My first earthquake in Nicaragua was a pretty mild, middle of the night situation. Generally at 0-dark-30 my most intelligent thoughts range somewhere around "faummmmmmphhhrggggouifwau" but in this case I somehow came to a conclusion that there was monster under my bed shaking it. I rolled over and went back to sleep. My second earthquake happened one hungover morning during a conference. Similarly, my most intelligent hangover thoughts range somewhere around "dhaummmmmmphhhrggggouifgh." This time, however, the Nica gentleman sitting next to me grabbed my arm and yelled "Was that an earthquake!?" It turns out that he too was an East Coast (of Nicaragua) kid. So we all walked out of the big cement building that might fall on us to stand in the sun right next to the big cement building that might fall on us.
Here I think it might be helpful to explain the different gradations of earthquakes. The English language doesn't really distinguish much between little tiny earthquakes and big destructive ones. Spanish is more specific: a temblor or sismo versus a terremoto. This is only important if, while living in a city that was destroyed in a giant earthquake, you tell your coworkers that you dreamt there was a terremoto and they begin to fear your wrath or predictive abilities.... when you really dreamt that like a couple of lawn chairs fell over in a giant field. The intensity of an earthquake is in fact determined by their strength on the Richter scale (a 3 is like a truck driving by), their depth, their proximity, and their duration. The two temblores I had experienced were pretty deep, pretty close 4s lasting about 5 seconds or less.
|The fault lines under Managua. Scary no?|
About two weeks letter I was chilling in French class (yes I'm learning French in a Spanish speaking country) when there was some significant shaking and all the lights went out. It was a pretty shallow, pretty close 6 lasting about 6 seconds. People in Managua are trained to run out of the building as soon as an earthquake happens. If you live in a place with pretty sturdy infrastructure this wouldn't be your first move, but we all went outside until everyone was accounted for and told to go home. Recognizing that a post-earthquake commute with no electricity would be difficult to say the least, I hunkered down, took a potty break, ate some oreos, and waited until the lights came back on. It still took me two hours to get home.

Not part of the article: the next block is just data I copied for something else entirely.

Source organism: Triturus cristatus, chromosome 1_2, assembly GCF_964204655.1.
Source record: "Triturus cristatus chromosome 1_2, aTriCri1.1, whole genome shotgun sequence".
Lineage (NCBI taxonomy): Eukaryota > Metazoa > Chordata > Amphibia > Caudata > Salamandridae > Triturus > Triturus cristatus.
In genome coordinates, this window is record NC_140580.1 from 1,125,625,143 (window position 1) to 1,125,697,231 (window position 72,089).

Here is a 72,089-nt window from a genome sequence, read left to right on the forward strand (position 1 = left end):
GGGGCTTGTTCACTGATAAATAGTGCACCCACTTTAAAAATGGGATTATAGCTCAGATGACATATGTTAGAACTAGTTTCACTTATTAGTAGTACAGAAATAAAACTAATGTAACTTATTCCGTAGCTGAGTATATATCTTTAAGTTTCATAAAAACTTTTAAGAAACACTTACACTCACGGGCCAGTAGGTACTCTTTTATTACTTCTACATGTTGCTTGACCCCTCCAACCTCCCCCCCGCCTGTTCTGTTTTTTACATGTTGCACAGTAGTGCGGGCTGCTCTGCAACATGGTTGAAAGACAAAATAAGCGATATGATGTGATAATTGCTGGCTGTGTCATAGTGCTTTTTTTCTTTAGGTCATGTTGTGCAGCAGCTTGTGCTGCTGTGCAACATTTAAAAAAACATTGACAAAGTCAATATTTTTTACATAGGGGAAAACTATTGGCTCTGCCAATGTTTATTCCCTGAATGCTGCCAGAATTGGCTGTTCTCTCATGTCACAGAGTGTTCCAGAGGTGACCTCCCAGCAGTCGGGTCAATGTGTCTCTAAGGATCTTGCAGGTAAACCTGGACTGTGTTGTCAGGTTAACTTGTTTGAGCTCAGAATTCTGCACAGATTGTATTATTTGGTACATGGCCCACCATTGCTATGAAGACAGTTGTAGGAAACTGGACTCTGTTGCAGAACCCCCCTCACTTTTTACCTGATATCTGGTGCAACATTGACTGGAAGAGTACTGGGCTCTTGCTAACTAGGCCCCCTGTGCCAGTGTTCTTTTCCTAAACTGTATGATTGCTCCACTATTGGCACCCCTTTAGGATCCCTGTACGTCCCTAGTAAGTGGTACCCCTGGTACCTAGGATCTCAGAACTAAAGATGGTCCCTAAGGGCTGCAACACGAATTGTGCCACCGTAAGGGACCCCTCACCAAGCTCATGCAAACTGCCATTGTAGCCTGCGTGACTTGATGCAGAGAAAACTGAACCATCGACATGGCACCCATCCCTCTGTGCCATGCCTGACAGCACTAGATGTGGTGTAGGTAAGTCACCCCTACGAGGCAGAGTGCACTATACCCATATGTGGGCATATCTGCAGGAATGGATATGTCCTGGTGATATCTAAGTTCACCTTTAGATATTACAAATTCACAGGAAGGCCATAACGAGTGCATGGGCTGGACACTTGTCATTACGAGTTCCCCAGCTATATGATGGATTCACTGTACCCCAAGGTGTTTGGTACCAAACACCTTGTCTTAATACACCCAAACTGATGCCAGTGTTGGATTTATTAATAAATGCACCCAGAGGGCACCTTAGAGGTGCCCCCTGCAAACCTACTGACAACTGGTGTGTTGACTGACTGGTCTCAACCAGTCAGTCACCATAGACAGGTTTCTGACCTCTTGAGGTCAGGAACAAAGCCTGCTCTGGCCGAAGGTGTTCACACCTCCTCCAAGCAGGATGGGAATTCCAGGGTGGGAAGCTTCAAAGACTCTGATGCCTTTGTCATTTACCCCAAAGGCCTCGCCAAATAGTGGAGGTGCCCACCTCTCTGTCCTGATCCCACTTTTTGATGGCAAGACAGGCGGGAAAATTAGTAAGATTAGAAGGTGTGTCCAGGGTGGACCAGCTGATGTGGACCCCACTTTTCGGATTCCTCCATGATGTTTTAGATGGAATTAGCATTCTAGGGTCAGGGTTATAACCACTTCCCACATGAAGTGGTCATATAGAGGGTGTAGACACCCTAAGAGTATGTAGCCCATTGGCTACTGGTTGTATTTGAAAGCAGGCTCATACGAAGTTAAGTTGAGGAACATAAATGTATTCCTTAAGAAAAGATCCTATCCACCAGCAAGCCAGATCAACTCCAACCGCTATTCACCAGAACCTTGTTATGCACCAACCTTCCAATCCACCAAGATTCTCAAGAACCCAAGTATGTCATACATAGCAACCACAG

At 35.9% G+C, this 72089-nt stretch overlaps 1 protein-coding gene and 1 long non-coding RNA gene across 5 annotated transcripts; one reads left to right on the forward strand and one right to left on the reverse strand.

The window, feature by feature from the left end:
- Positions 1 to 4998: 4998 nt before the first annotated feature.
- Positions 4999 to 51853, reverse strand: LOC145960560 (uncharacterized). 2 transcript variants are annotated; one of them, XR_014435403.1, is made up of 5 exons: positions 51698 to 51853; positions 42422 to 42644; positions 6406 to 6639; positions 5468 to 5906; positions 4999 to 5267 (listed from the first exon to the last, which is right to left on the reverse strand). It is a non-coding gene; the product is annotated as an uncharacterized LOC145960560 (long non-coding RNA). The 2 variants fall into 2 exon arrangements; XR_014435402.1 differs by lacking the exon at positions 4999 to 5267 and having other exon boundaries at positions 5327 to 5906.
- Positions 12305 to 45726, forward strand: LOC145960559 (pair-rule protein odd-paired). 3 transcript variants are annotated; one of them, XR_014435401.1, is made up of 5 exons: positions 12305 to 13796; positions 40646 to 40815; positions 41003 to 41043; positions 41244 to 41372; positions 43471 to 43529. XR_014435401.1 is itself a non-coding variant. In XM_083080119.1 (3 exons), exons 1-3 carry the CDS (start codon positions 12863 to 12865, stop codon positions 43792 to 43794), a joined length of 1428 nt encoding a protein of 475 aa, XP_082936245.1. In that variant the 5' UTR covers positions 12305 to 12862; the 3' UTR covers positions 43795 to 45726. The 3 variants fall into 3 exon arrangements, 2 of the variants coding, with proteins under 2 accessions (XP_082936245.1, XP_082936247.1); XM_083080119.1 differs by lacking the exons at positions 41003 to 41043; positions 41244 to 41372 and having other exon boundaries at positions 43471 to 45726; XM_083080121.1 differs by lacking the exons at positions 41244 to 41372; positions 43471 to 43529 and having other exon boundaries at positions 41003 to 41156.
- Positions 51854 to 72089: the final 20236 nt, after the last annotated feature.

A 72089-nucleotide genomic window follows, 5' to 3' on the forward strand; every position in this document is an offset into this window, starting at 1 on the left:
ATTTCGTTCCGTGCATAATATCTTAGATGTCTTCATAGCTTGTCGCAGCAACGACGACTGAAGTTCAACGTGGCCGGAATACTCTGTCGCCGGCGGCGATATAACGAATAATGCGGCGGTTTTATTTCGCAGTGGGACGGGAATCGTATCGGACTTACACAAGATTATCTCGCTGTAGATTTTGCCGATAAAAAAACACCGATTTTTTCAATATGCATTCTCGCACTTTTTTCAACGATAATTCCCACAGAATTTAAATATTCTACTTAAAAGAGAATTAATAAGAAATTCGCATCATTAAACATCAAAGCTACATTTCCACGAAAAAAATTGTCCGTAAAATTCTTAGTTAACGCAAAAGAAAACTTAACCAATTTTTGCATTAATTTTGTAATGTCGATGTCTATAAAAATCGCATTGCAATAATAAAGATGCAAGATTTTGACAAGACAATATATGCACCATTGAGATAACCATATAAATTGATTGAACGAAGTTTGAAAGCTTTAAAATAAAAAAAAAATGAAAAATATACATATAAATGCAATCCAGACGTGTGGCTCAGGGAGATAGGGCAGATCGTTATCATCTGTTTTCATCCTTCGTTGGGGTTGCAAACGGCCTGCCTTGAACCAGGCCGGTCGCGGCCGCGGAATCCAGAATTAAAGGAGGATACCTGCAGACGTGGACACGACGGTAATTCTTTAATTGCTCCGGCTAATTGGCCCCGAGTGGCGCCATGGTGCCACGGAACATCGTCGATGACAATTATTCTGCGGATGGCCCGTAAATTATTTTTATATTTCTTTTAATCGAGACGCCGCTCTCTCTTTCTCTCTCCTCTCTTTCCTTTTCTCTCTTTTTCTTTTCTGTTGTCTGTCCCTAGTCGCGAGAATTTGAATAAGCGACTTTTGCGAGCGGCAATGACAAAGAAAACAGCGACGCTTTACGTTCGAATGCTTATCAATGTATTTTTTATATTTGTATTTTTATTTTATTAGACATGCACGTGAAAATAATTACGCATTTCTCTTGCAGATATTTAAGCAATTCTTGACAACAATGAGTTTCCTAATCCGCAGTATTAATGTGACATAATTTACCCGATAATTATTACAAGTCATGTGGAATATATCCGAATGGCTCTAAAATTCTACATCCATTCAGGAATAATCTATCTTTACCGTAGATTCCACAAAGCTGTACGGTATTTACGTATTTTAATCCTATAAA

For the next week the earth shook from time to time, including two other 6s resulting in a sleep-deprived, antsy, and nauseated Lenni (earthquake motion sickness is a thing. really.) I was not alone in this condition. My boss called me to say that she was leaving town with her family and that I should either come with her or sleep at her one-story house instead of in my two-story deathtrap. I thought she was overreacting but after a night that just felt full of bad mojo (even though nothing shook) my friend L and I decided to kick out my couchsurfer (Sorry Ludwig!) and escape to Matagalpa.
In case you care, we had planned this trip earlier because during Semana Santa (Holy Week) everyone and their mother goes to the beach and we, being contrary, decided to head for the hills. We just left earlier than planned.
Anyhoo, Matagalpa is a town in the "highlands" where it is cool, walkable, and geologically stable. Because of the holiday everything was closed but L and I were really only there to read, sleep, and eat without shaking. We stayed in town at La Buena Onda for two nights and somehow lucked into the coolest roomies ever: an Irish volunteer, an American Fulbright scholar, and a Canadian long-term backpacker who all, like us, had decided to escape earthquakes and crazy beach tourists.
We rolled in a pack for a day having lengthy political and philisophical discussions and then headed up to Selva Negra where L and I had reservations for another two nights. Selva Negra is a coffee farm run by some 3rd generation German immigrants. It has lots of hiking trails, farm tours, and a restaurant serving up German beer, homemade cheese, and organic veggies. It was fabu. Again we didn't do much besides read, eat, sleep, and hike so I'll just share some pictures after this one story.
One evening it was pretty cold and I asked the waiter if he knew how to make a hot toddy. He said no, even after I explained the ingredients, and so I ordered a tea with lemon. Only after finishing the tea did I realize that I could have just ordered the tea and a whisky and made the darn thing myself.
All pictures courtesy of the lovely L. You steal them you die.
|We're still not sure what this is. A Coffee dryer? But doesn't it look pretty?|
|The chapel on the grounds|
|Visitors from all over the world...including New Haven!|
|I have an interlude with a tree|
|The view of Matagalpa from the ridge|